all the shortcuts, you also know where the backup devices are. At the beginning
of every ten tubes there is a rack holding a device that was the size of an
average suitcase, this was the emergency backup unit for controlling the tubes.
She got hold of it and threw it on the floor then opened it, yes it was a backup
unit alright. So now she needed some power for it to boot while she was
connecting as many tubes to it as she could.
“Error, POST fail.. code 23 : Bad Mem Cap” The screen said.
“You got to be kidding me!” She said and gave it a kick.
“Continuing to load, POST check OK. Initiating post BOOT sequence.”
Finally the thing booted up, perhaps it had been struck by something which
caused it to malfunction. As far as she could remember these units were not
included in the previous checkout. Heck, she didn’t even know that they were to
be taken live so short after the inspection at all.
Now the first ten broken tubes were finally connected to the unit and she
carefully started to transfer the control to the unit from the backup functions.
As soon as one tube got its state set to “Stable state” she sat the backup to
recharge. One would never know what could happen, especially if you were working
with old circuits such as these.
She gave the same treatment to the next broken tubes in the second row.
If things were simple she would be back in her apartment now, resting. And of
course things are never simple. One panel was struck hard by the surge, or the
probable surge as it had a major meltdown internally which had affected the
connector for external support. She couldn’t use the standard port to connect it
to the backup unit.
She brought up the connectional schematics on her portable device and gave it a
quick look, then did the same with the backup unit’s circuitry. She found that
the connector had 25 cables in them, where three were power and the rest was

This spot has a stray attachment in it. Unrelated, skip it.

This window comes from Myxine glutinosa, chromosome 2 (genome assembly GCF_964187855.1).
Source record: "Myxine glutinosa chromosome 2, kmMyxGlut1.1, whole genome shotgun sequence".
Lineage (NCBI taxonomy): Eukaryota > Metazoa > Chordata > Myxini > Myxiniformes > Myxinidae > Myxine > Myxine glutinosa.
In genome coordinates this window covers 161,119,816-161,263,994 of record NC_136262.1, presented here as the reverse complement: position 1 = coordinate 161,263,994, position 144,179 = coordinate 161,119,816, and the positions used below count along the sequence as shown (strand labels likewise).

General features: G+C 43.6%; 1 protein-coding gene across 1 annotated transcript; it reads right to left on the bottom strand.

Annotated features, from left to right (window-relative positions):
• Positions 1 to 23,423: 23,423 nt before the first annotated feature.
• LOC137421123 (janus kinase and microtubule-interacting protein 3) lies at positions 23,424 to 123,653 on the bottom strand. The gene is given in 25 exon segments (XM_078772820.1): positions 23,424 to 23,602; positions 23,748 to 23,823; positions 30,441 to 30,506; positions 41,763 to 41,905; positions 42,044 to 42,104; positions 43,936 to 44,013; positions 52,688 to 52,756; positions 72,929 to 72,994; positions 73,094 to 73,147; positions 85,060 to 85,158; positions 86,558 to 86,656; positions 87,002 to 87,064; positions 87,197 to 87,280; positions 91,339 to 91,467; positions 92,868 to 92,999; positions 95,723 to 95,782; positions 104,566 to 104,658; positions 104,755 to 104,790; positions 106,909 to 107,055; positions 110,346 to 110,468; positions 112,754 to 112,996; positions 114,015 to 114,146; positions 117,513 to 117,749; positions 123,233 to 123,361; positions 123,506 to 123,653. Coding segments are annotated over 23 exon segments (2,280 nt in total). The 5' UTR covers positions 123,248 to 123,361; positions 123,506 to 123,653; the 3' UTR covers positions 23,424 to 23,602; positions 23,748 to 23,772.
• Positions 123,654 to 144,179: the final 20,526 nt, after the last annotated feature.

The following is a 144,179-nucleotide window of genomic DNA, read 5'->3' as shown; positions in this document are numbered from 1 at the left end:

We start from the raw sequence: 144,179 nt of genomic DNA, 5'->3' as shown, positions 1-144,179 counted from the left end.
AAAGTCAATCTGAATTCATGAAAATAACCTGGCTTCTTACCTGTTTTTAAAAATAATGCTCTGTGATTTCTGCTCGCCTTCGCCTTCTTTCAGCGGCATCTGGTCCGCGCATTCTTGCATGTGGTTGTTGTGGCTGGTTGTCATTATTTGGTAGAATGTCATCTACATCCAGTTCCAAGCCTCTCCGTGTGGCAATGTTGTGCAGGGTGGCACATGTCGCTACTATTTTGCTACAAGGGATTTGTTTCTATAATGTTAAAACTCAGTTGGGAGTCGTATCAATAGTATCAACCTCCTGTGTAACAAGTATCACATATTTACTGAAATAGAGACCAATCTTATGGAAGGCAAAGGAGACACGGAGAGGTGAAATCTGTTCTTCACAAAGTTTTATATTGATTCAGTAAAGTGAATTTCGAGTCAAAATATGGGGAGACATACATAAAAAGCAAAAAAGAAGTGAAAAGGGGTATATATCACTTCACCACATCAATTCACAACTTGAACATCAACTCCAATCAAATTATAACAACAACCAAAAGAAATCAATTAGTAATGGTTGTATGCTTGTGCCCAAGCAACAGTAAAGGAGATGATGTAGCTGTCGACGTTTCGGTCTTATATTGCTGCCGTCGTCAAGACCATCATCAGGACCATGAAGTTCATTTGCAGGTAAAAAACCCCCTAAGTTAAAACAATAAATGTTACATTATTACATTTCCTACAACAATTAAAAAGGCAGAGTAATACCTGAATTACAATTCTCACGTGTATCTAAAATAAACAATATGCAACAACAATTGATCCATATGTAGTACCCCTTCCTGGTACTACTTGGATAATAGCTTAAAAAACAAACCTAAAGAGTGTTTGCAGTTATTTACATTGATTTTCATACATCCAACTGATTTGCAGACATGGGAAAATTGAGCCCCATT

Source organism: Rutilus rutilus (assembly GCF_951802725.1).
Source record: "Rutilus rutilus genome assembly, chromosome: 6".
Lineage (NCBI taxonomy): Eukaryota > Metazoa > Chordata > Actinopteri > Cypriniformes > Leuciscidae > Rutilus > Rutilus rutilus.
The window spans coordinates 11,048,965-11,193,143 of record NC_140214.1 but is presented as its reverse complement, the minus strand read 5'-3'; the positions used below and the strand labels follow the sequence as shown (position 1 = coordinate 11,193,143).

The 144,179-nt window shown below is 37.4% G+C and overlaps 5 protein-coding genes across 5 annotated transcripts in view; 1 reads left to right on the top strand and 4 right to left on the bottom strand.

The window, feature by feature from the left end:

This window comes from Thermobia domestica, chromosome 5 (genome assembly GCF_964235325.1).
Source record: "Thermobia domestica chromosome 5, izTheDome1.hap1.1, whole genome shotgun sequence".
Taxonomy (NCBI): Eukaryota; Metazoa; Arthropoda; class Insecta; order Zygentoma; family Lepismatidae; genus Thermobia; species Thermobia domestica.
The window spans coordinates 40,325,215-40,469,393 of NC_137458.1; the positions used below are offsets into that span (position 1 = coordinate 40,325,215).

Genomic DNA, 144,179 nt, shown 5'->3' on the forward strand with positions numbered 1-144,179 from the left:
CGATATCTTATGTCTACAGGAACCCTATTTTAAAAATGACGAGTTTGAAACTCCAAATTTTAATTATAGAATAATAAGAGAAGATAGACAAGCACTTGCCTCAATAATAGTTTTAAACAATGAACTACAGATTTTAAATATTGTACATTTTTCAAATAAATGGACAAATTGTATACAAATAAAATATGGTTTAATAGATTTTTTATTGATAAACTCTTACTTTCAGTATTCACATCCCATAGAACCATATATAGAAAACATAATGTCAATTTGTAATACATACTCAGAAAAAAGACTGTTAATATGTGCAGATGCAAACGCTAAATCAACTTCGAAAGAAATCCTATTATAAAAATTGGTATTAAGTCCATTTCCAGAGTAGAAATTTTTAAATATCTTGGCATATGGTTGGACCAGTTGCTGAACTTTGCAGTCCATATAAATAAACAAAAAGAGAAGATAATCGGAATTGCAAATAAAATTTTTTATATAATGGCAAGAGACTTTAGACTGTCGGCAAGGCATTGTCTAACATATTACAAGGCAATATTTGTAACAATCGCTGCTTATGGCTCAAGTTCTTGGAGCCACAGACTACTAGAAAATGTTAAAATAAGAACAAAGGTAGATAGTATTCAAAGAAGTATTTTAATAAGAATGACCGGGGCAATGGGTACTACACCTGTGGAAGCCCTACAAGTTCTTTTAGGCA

sending and receiving data for life support functions. She also noted that
almost all cables were straight through, though only four had to switch place
for it to work as in intended.
She found a cable nearby that suited her needs and she grabbed the Insta-Solder
tool as she opened the circuit panel on the tube. She quickly found the places
where to sold the ends of the cable, it still took time even if it only was 25
soldering spots that was to be done. She worked on her instinct and didn’t
notice all the other personnel that had come to the scene. She was almost done
in getting this tube back on track.
Finally where was some sort of stable state for the tubes and now the repairs
could begin. Once more her portable device proved indispensable as she selected
what parts that was needed beside what was already at hand on the spot. And as
an emergency technician she was approved to claim emergency shipment.
But what was the cause ? It seemed as there were too many things that had
malfunctioned to make it an accident by worn out materials, specially
considering the recent inspection.
While waiting for the parts to arrive she gave the backup units a quick look,
she was no doctor but she did know that as long as the units were up and
kicking, so was the tubes.
She walked over to the main power circuit panel and opened it.
“What the !” She said out loud. “Still that old PWR C6 PSU?!”
“Error, post BOOT state OK. Mem Cap status : unstable”
This was going to be a long night..